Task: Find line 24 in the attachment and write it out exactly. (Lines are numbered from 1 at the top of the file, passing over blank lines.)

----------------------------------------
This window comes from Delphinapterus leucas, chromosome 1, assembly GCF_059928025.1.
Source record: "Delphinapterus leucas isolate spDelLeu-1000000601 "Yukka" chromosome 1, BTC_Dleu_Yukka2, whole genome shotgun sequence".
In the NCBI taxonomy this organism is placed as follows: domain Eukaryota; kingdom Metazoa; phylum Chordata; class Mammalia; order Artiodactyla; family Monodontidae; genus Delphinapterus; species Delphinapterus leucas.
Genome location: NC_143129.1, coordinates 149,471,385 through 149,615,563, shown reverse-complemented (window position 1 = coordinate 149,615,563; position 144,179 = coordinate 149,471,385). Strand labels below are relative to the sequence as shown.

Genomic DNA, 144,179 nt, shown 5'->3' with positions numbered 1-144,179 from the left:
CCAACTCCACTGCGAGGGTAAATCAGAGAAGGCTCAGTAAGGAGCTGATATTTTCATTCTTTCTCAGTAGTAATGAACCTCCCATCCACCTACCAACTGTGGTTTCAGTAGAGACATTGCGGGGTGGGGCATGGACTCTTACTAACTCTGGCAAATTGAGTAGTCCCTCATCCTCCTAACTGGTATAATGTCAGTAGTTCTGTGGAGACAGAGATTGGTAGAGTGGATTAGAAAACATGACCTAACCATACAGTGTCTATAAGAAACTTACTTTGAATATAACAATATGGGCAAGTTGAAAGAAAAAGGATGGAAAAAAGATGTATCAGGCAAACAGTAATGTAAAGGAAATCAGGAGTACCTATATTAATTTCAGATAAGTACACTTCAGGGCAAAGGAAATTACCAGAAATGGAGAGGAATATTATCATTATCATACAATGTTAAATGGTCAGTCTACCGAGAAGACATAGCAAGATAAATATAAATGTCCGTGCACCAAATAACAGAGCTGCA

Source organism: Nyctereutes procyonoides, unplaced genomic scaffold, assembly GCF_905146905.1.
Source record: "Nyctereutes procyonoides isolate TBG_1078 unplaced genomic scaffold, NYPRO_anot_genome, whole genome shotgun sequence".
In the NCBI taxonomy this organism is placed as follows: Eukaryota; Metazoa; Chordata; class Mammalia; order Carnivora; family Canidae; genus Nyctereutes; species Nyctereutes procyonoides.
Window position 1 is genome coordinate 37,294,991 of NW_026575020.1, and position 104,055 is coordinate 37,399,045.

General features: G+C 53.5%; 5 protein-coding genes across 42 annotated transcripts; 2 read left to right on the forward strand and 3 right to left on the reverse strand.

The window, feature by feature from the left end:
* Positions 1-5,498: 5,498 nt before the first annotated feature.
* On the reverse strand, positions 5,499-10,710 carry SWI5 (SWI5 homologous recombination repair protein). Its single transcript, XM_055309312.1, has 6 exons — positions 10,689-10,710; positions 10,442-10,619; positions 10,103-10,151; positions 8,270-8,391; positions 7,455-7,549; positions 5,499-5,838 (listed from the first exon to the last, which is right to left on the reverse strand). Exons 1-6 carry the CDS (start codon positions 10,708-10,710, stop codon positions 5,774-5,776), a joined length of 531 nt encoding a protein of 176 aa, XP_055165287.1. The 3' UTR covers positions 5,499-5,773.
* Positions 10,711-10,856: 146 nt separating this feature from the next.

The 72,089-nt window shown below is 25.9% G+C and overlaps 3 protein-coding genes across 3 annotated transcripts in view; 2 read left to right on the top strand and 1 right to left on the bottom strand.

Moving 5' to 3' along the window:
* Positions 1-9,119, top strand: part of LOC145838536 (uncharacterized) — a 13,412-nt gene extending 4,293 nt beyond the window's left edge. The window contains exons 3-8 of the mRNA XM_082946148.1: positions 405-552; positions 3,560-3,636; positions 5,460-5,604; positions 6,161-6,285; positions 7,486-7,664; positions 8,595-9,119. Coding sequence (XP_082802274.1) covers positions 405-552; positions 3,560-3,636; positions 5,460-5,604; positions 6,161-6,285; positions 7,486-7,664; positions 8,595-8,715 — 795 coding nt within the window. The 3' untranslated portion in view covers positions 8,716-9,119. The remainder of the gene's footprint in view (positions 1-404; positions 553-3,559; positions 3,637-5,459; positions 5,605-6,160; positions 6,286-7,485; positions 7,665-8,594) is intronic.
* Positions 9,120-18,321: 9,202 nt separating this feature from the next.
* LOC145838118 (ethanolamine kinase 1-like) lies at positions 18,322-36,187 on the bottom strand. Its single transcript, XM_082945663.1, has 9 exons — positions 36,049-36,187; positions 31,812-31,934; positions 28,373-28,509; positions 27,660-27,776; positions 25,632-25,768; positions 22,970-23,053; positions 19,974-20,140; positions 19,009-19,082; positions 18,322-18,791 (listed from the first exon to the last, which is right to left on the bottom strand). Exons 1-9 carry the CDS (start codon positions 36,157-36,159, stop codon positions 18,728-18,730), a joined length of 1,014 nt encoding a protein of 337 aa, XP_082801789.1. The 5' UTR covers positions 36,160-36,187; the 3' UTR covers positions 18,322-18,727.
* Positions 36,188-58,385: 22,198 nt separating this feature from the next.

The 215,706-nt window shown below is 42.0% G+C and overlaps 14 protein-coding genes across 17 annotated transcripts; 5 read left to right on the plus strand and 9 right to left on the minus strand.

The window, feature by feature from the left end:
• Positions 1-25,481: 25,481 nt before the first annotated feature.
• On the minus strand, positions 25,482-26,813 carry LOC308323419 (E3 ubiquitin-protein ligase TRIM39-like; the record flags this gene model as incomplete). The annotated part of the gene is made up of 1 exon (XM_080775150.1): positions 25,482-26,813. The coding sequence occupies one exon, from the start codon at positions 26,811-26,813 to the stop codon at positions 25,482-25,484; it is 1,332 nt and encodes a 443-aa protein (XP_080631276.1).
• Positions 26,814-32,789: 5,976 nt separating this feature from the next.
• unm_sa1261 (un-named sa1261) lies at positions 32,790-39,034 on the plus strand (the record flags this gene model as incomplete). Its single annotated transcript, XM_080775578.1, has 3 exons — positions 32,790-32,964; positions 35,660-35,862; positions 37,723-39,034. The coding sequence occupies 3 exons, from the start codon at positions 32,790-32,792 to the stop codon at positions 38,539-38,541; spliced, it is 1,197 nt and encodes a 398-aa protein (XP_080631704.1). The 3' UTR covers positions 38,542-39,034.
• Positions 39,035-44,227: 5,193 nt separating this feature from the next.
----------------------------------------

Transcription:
• Positions 1-25,481: 25,481 nt before the first annotated feature.